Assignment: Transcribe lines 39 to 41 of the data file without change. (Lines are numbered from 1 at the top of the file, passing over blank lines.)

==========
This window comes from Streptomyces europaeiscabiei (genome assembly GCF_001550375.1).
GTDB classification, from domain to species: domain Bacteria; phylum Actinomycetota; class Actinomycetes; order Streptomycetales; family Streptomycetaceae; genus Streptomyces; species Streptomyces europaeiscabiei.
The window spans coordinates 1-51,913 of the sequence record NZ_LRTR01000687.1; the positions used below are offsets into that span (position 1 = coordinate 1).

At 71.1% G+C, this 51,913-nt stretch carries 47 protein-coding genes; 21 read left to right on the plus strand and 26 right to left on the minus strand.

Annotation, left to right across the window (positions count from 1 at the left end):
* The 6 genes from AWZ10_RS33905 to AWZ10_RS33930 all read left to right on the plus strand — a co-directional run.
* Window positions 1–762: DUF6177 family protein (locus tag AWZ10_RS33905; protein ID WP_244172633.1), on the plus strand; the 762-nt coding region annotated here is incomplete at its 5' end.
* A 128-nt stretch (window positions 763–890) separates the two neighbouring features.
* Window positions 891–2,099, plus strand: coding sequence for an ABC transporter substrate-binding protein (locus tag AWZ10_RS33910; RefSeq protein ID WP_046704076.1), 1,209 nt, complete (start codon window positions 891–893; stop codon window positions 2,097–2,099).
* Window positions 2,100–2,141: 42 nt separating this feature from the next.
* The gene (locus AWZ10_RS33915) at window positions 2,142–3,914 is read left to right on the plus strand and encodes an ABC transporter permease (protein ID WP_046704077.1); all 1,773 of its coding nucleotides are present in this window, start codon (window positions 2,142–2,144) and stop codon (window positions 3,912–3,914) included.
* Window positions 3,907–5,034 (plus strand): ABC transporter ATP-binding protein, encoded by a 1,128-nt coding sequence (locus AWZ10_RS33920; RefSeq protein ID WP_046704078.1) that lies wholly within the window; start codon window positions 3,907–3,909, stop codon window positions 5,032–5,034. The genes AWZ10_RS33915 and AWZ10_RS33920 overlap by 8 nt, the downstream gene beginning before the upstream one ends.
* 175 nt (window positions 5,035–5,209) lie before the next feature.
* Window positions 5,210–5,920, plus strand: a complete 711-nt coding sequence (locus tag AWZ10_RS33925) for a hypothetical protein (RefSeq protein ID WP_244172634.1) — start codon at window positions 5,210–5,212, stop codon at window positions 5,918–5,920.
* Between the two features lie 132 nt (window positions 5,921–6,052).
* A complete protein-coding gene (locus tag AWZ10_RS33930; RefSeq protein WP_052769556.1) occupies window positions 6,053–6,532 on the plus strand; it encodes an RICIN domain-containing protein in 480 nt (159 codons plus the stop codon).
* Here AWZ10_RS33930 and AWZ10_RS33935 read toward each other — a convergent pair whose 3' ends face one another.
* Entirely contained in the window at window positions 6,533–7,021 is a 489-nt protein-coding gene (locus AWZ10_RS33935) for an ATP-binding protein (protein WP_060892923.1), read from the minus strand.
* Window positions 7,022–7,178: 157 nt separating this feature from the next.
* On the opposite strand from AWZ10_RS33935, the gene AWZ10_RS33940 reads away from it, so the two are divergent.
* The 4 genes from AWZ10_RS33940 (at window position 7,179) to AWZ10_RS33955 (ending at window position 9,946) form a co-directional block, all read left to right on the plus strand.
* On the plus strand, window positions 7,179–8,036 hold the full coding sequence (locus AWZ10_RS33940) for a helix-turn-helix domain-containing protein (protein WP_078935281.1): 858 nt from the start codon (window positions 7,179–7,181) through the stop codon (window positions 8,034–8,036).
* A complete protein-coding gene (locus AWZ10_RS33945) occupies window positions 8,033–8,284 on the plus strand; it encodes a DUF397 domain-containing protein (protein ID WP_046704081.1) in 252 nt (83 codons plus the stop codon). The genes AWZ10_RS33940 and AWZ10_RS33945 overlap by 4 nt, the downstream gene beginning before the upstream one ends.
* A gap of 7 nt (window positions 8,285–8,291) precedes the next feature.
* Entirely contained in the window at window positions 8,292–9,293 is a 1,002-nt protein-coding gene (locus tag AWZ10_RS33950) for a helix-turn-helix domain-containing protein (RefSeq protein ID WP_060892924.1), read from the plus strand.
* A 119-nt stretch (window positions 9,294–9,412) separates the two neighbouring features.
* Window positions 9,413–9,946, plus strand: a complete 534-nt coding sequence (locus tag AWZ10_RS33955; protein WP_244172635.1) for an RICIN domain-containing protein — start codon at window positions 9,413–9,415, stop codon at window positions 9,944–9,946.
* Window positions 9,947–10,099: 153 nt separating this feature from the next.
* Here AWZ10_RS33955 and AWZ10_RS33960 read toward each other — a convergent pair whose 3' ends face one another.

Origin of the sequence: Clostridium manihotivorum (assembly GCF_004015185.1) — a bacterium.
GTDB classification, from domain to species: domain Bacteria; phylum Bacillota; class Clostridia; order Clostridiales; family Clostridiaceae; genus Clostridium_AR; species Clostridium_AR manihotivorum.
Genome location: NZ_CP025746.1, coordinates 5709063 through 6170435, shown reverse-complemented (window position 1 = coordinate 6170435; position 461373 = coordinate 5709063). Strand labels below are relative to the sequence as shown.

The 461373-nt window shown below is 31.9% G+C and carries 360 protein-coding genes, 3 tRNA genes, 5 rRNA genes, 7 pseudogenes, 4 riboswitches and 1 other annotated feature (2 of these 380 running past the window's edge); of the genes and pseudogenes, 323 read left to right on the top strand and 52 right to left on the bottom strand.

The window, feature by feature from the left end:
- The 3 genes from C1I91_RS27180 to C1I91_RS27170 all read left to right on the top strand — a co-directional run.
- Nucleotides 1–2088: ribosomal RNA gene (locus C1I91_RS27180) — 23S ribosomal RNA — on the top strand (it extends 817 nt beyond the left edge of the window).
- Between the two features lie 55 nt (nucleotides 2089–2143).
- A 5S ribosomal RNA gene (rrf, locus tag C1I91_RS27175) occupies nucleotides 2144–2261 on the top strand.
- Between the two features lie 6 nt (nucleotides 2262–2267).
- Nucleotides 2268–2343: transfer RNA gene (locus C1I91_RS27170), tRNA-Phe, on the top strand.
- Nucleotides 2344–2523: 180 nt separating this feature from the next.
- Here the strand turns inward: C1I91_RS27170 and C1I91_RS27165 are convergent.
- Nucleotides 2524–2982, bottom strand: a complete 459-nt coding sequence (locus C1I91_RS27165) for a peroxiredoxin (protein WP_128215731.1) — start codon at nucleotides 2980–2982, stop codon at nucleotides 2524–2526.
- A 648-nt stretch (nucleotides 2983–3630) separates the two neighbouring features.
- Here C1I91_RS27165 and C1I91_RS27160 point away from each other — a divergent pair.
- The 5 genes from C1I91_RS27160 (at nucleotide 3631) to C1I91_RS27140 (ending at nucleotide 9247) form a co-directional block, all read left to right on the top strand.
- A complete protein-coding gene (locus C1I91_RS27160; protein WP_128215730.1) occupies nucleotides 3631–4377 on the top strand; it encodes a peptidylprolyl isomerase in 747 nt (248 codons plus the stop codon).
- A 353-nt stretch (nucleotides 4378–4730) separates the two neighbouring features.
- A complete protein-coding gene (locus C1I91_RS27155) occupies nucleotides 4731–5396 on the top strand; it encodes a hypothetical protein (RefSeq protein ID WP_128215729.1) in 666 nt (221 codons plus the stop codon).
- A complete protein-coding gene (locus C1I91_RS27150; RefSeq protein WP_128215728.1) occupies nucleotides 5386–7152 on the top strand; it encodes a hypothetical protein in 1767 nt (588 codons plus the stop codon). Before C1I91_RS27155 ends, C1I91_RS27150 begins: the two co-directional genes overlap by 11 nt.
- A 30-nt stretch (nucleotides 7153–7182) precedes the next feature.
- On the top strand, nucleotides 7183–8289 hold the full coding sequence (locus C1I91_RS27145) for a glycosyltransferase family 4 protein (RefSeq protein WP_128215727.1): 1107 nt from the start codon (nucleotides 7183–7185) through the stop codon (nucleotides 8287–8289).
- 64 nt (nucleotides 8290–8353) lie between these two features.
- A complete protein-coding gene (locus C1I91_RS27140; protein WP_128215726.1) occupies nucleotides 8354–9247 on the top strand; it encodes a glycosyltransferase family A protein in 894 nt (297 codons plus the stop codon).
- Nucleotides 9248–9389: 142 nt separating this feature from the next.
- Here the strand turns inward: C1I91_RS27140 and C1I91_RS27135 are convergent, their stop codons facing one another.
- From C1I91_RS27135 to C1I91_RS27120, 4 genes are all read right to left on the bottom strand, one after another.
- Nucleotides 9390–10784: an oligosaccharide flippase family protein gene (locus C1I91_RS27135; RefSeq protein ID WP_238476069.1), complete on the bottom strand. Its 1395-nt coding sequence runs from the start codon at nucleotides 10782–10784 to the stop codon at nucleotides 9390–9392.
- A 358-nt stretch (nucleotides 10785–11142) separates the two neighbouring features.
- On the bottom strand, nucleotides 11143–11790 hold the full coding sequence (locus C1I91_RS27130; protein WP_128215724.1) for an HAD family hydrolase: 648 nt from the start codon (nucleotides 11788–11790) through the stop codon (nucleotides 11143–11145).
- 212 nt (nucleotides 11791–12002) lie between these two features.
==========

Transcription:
- Between the two features lie 6 nt (nucleotides 2262–2267).
- Nucleotides 2268–2343: transfer RNA gene (locus C1I91_RS27170), tRNA-Phe, on the top strand.
- Nucleotides 2344–2523: 180 nt separating this feature from the next.